Sheffield investigators

Professor Luc de Witte

Sheffield researchers

Kat Easton

Stephen Potter


University of Cambridge

Newcastle University

University of Oxford

Various industrial partners


Research England's Connecting Capability Fund (CCF)




About the project

The Internet of Things promises to alter radically the way that care is delivered. In order to ensure this change is to the benefit of all, we need to identify and develop best practices that lead to effective, acceptable and safe applications.

The Internet of Things (IoT) is a generic term that describes any connected system of digital devices deployed to monitor and control some process or environment. The devices

  • collect and share data (which may describe people, things, activities or state parameters)

  • the data is processed and analysed

  • the results are interpreted and acted upon in order to maintain or improve matters according to some goal criteria

  • and the cycle repeats, creating a continuous control loop.

The analysis and control measures can be manual or automated, or some hybrid of the two. Typical applications include management of manufacturing production lines and environmental quality monitoring.

IoT opens up exciting new possibilities for providing cost-effective care, and for giving people greater control over their own health and wellbeing. For instance, home-based monitoring could allow earlier detection of health conditions or provide mechanisms for remote safeguarding that would let people live independently in their own homes for longer. However, the care sector operates with tight budgets and is rightly cautious when it comes to new technologies; and IoT has yet to demonstrate that it can deliver significant long-term advantages to the sector.

Pitch-In (Promoting the Internet of Things by Collaboration between Higher education institutions and Industry) is a project led by the University of Sheffield, and involving the Universities of Cambridge, Newcastle and Oxford, as well as various industrial and commercial partners. The three-year project runs until mid-2021, and is funded by Research England's Connecting Capability Fund to the tune of just under £5 million. The project activities focus on addressing the key barriers to IoT uptake across four thematic areas: manufacturing, energy, smart cities, and health and wellbeing.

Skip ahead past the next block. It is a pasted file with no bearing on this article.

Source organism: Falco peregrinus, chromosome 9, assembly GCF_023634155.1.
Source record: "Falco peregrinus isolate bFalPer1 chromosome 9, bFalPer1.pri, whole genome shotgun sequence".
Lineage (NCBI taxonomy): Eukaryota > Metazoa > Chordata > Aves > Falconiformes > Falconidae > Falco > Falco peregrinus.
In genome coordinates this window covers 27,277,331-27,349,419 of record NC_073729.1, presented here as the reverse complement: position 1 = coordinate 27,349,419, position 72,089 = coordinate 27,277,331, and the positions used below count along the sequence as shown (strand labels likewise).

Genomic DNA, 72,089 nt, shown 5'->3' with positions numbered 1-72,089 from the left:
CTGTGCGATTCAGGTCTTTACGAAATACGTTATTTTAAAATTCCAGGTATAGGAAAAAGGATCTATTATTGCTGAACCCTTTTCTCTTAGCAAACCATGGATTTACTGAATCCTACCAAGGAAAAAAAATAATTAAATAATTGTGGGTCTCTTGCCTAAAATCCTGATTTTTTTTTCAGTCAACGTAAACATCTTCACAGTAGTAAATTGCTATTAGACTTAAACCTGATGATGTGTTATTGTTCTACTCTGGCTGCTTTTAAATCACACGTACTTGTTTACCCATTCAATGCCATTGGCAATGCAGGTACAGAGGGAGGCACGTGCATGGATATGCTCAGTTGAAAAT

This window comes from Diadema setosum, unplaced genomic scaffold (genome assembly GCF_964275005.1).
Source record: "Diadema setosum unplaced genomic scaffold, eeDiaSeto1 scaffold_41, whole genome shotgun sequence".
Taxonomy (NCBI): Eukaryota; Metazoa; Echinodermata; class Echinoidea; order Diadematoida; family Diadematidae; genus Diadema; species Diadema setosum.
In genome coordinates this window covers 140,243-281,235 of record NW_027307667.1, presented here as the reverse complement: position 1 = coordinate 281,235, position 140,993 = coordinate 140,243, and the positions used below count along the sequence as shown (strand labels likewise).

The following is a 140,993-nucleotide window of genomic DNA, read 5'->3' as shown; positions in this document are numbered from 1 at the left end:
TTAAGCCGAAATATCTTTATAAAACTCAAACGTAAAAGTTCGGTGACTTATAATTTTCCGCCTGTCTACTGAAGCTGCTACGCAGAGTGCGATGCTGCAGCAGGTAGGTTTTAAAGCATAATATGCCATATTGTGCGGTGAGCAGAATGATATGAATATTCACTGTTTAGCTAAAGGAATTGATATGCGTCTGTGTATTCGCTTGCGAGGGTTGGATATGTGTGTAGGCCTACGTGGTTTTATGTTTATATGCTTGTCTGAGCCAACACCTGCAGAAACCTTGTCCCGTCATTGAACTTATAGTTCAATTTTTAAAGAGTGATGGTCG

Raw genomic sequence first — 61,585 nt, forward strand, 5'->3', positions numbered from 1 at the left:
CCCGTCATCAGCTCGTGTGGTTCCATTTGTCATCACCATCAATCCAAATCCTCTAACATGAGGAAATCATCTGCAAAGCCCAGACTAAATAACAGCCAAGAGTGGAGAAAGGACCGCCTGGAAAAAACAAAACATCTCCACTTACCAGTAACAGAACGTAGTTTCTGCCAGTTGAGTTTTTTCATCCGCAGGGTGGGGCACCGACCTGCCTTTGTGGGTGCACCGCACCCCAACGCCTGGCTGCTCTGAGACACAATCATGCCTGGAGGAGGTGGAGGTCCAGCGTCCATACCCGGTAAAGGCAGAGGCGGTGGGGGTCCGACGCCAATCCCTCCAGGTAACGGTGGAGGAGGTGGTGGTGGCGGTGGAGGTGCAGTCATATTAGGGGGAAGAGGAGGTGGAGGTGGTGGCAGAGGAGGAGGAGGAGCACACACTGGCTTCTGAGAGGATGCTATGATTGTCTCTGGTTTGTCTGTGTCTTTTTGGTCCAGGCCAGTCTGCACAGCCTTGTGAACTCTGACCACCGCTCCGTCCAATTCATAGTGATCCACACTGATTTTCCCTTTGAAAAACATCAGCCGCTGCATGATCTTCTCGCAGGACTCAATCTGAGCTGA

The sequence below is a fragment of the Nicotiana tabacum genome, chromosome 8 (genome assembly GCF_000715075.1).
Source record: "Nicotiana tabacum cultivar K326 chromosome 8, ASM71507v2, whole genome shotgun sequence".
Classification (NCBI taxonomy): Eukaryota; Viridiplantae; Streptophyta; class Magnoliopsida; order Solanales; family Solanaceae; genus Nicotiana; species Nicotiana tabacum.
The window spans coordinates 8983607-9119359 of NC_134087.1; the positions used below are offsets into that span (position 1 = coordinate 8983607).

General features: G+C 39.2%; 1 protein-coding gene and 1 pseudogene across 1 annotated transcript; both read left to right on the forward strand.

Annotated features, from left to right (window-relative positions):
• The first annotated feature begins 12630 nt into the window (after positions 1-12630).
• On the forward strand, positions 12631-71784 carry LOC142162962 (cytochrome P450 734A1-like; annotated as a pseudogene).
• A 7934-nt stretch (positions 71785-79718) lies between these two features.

Professor Luc de Witte of CATCH manages the health and wellbeing theme for Pitch-In. Within the theme, most of the activity centres on the commissioning and delivery of collaborative mini-projects, each involving one or more of the partner universities and external organisations, and each addressing issues that represent recognised obstacles to the use of IoT in the health and wellbeing sector. For example, mini-projects have been commissioned to raise awareness of IoT within the sector, to develop practices for sharing and analysing polysomnography (sleep analysis) data, and to trial the use of IoT for point-of-care biomarker testing of mental health patients.

Each mini-project involves bringing together the right people – technologists, healthcare professionals, caregivers and, not least, prospective service users – to explore the potential of IoT and the implications it has for our care services. The findings contribute to a wider understanding of how to develop the right applications of IoT in the right way; this means applications that are:

  • Safe: they must not harm users or their interests, and must not impair the wider operation of care services.

  • Effective: the benefits they provide outweigh the risks, and so they improve the lives of users and care givers, or else lead to more efficient delivery of care.

  • Acceptable: systems should be useable, meet users' expectations and conform to society's ethical standards.

  • Affordable: the cost of deploying and maintaining systems is compensated by improved outcomes or productivity gains in the long run.

Visit the Pitch-In website for more details.